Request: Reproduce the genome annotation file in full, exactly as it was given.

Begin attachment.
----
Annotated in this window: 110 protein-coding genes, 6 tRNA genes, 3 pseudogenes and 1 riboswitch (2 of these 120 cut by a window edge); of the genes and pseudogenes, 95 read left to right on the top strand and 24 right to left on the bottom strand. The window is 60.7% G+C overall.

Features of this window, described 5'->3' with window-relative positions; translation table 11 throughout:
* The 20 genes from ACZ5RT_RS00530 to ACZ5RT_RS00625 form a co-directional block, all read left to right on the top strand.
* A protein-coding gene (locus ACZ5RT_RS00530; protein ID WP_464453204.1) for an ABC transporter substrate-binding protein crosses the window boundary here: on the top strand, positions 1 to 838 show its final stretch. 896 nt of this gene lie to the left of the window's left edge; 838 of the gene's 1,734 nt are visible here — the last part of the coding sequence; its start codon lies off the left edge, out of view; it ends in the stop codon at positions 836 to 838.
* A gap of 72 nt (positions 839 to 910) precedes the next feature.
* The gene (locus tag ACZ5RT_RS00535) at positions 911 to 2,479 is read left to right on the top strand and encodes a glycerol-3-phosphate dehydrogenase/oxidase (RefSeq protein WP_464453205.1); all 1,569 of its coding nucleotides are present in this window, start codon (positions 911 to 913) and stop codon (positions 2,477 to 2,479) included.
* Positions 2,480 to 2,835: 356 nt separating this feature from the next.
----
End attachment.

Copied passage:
Annotated in this window: 110 protein-coding genes, 6 tRNA genes, 3 pseudogenes and 1 riboswitch (2 of these 120 cut by a window edge); of the genes and pseudogenes, 95 read left to right on the top strand and 24 right to left on the bottom strand. The window is 60.7% G+C overall.

Features of this window, described 5'->3' with window-relative positions; translation table 11 throughout:
* The 20 genes from ACZ5RT_RS00530 to ACZ5RT_RS00625 form a co-directional block, all read left to right on the top strand.
* A protein-coding gene (locus ACZ5RT_RS00530; protein ID WP_464453204.1) for an ABC transporter substrate-binding protein crosses the window boundary here: on the top strand, positions 1 to 838 show its final stretch. 896 nt of this gene lie to the left of the window's left edge; 838 of the gene's 1,734 nt are visible here — the last part of the coding sequence; its start codon lies off the left edge, out of view; it ends in the stop codon at positions 836 to 838.
* A gap of 72 nt (positions 839 to 910) precedes the next feature.
* The gene (locus tag ACZ5RT_RS00535) at positions 911 to 2,479 is read left to right on the top strand and encodes a glycerol-3-phosphate dehydrogenase/oxidase (RefSeq protein WP_464453205.1); all 1,569 of its coding nucleotides are present in this window, start codon (positions 911 to 913) and stop codon (positions 2,477 to 2,479) included.
* Positions 2,480 to 2,835: 356 nt separating this feature from the next.